Wow! I can’t believe that I haven’t updated this blog in so long! Looking back I see that my last post was at the beginning of December, making my last post about two months ago. It’s crazy how quickly time flew by with the holidays, time off work, and spending time with family. That’s no excuse for me to neglect to this blog, but let’s forget about that right now and get on with what really matters: a new Onnit kettlebell!
The latest in the Legends Bell series was released about a week ago. The predictions that I made earlier were little off, which isn’t surprising since they came from Bryan Callen, a man who notoriously gets his facts mixed up or just plain wrong. The guy’s pushing 50 after all, so it’s to be expected.
Onnit dropped the Cyclops Legend Bell kettlebell, which weighs in at a whopping 20 kg, or nearly 45 lbs. That would be heavy for most people, but it’s actually lighter than Onnit’s previous Legend Bell, the Werewolf Legend Bell which tipped the scales at 28 kg, or 62 lbs.
Like the Werewolf Legend Bell–and all other Onnit kettlebells, specialty or traditional–the Cyclops Legend Bell is built with iron to withstand the apocalypse and coated to provide a chip-resistant finish. It’s also custom sculpted and 3D rendered to ensure that it not only looks badass, it’s functional to use as well. The weight of the bell is balanced perfectly so it performs just as a regular kettlebell does. All Legend Bells also feature an enlarged handle for the manliest of men to improve grip strength.
If you’re looking for a new kettlebell but you’re bored with normal kettlebells, this is for you. If you’re a collector of the Primal Bells and Zombie Bells, you need to get the Legend Bells too. They could be a limited edition and they’re selling quickly, so get them before they’re gone. The Onnit Cyclops Legend Bell is available now at the Onnit website for just $104. Not a bad price for a work of art!
It’s been a while since I listened to the episode, but during a recording of The Joe Rogan Experience podcast (number 557, with Bryan Callen) Joe mentioned something called a “pistol squat”. I’ve heard him talk about hindu squats before, but “pistol squat” was a new one to me. Being the curious guy that I am, I made a note of it in my phone and forgot about it. Until today.
Like its name implies, a pistol squat requires you to lower your body down to the ground where you will hold momentarily before raising yourself back up to repeat the process again and again until your legs are burning and about to fall off. When one leg feels like it can’t take another squat, switch to the other. But keep in mind, even the foot that’s “resting” will still require you to balance it and hold it up in the air while performing the pistol squat.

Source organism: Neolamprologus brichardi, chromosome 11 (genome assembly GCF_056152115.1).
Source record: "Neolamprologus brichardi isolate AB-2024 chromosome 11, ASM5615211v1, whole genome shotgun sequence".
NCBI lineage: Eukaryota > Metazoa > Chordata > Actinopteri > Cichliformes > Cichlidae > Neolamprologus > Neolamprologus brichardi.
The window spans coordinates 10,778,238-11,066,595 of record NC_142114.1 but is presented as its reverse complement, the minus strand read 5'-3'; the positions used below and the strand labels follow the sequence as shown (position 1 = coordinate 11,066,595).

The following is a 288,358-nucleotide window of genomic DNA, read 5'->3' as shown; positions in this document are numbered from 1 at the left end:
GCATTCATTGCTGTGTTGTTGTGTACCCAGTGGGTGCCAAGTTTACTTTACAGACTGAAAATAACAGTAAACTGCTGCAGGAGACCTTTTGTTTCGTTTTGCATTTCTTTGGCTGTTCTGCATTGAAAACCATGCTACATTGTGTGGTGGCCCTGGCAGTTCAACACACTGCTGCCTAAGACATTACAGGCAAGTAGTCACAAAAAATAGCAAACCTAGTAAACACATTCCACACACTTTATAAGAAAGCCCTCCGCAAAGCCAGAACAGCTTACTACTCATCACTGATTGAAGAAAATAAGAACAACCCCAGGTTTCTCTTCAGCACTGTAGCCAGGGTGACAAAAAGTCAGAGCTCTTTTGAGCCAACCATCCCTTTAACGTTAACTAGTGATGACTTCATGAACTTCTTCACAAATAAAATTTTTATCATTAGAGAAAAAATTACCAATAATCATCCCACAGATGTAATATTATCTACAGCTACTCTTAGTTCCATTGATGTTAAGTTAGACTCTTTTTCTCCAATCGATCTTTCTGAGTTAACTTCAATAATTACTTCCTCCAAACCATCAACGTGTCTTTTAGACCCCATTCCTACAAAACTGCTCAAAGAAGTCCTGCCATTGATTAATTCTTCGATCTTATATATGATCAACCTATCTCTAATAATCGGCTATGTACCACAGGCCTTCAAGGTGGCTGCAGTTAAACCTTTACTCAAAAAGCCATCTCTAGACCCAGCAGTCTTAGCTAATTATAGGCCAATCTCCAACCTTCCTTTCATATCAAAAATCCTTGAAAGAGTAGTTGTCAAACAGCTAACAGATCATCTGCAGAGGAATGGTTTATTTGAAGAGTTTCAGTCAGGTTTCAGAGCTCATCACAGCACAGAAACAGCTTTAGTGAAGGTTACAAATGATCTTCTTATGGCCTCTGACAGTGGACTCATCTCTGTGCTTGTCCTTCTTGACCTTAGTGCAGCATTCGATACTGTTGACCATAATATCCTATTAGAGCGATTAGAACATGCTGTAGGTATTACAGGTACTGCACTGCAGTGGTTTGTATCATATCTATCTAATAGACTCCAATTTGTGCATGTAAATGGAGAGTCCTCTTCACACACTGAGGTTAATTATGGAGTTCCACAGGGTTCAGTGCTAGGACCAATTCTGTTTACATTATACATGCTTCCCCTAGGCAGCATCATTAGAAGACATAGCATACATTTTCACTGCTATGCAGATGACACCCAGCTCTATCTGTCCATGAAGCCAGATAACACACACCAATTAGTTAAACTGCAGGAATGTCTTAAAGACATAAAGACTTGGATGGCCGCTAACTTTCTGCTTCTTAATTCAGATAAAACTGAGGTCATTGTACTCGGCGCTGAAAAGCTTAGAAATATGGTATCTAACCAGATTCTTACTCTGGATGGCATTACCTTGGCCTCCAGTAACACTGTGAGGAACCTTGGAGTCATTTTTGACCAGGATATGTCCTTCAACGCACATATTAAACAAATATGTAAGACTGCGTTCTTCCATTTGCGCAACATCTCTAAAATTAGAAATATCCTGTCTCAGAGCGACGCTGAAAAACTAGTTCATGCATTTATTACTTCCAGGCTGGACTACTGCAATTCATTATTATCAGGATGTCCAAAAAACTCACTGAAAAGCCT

But I’m getting a bit ahead of myself. I’m telling you how your leg will feel before actually describing how to do the pistol squat.
Start standing up with both feet on the ground and both arms pointed straight out in front of your body. Raise one foot off the ground with the leg straight out at an angle in front of you, right around knee level. Now, with the foot that’s still standing on the ground, lower yourself down as far as you can go. Ideally you should be able to lower yourself down to where your butt touches your heel, all while keeping your other leg pointed straight out in front of you, parallel to the ground. Then, you’ll raise yourself up and repeat the process. If this sounds damn near impossible, it certainly can be if you’re jumping right into the deep end.
If you find the pistol squat to be too challenging at first, try it out with a chair or bench behind you. Raise your one foot off the ground, and then lower yourself down until you’re sitting on the chair. Another alternative is holding onto a pole or a door frame and alternating your hands down towards the ground as you lower yourself down. Both methods will help ease you into doing the full version of the pistol squat. It certainly helped me.
Here’s a great video I found that walks you through many variations of the pistol squat, from basic to advanced, including the ones I mentioned above. Check it out after the jump and try it for yourself!
Continue reading What is a Pistol Squat?
Much like Onnit’s Primal Bells, Zombie Bells, and Legend Bells, the sculpted Quad Mace is almost as much artwork to be admired as it is a functional piece of exercise equipment.